S China's Hainan Province looks overseas for expansion
With the tide of inbound tourists rising, China's southern island province of Hainan is adopting policies and developing services and infrastructure to court foreign travelers. Favorable visa policies, more international flights, and tax rebates have accelerated the province's inbound tourism.
Inbound travelers made 1.26 million visits to Hainan last year, nearly 30 percent more than in 2017. Tourism income also increased by over 13 percent to 770 million U.S. dollars during the period.
The province's government aims to attract 1.5 million inbound travel visits this year.
The introduction of 30-day visa-free stays in Hainan for certain nationalities from May 1 on has produced a surge in travel agencies' orders. Hainan's tourism promotions overseas and increased international flights have also contributed to the growth.
A total of 74 inbound flights to Hainan operated in 2018. The provincial tourism authorities plan to increase such flights to 85 this year.
The province also organized more than 40 promotions in other countries and regions, including Southeast Asia, Europe, the United States, Australia and Russian-speaking areas, last year.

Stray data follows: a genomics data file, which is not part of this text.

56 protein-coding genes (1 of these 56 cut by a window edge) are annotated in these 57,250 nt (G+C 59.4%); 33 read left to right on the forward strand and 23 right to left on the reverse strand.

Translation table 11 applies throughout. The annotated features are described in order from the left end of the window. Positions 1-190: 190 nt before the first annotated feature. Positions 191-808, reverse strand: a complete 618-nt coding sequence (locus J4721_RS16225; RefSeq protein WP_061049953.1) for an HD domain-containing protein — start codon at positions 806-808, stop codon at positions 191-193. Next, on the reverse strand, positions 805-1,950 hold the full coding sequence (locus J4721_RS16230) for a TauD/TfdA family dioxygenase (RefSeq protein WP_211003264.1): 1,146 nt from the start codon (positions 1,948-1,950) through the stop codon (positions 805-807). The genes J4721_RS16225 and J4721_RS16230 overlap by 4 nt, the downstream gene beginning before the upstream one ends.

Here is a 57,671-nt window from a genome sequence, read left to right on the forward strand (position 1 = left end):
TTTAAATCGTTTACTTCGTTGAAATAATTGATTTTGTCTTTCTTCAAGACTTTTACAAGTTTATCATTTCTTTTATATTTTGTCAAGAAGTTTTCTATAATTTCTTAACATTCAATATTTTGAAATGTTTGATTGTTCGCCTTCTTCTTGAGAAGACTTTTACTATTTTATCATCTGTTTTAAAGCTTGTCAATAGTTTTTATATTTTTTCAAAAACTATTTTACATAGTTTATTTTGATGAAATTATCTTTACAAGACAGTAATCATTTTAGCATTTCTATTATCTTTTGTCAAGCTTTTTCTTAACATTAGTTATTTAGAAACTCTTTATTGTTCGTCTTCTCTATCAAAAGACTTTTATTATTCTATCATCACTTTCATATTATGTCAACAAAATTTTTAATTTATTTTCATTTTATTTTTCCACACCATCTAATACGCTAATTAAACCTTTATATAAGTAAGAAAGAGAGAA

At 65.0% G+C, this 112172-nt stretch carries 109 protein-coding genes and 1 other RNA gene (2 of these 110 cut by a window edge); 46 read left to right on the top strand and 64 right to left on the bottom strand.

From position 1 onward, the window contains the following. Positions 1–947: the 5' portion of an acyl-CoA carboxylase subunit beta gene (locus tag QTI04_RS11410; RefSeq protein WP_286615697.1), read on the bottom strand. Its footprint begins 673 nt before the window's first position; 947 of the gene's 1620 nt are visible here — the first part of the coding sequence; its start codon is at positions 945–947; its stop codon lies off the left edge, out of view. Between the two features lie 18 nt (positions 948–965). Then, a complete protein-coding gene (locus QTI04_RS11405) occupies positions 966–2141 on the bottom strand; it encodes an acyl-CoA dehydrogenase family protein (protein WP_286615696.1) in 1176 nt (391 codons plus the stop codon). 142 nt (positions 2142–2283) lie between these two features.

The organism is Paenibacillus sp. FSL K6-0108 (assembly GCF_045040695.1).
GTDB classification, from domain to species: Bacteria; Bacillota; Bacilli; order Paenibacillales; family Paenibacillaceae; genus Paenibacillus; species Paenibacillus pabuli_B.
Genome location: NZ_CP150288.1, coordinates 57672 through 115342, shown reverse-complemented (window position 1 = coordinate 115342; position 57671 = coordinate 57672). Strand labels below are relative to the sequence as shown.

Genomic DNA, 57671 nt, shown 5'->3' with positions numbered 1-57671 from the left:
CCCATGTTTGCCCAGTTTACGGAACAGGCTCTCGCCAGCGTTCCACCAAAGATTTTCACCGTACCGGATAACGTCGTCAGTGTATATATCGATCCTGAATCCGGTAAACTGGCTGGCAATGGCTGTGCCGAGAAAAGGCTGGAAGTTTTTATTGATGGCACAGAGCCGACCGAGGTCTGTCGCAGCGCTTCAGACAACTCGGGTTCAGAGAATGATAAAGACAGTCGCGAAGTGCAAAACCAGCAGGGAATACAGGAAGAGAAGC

Tour operators have also launched routes specifically for inbound travelers.
A typical package features a seaside stay, golf, ethnic Li and Miao cultural experiences, hot springs and cocktails with dinner. Some products also include old-style buildings arcade, dormant volcanoes and religious elements, plus gourmet food.
Hainan's tourism prospects are drawing international tourism players.
Thomas Cook Sanya Branch, a joint-venture travel agency launched by the UK-based Thomas Cook and the Chinese conglomerate Fosun International last year, plans to use its global networks, especially in Europe, to publicize Hainan.
It offers such experiences as tai chi, rafting at Wuzhi Mountain and dining at the No 1 Farmers Market.
But tourism operators say that in addition to this current potential are opportunities for further development. Not enough guides speak Indonesian, Thai or Filipino, and the tourism offered needs quality tour buses and multilingual signage, both of which are currently lacking.
(Cover: Tourists walking through the tropical gardens, Monkey Island research park, Hainan Province, south China. /VCG Photo)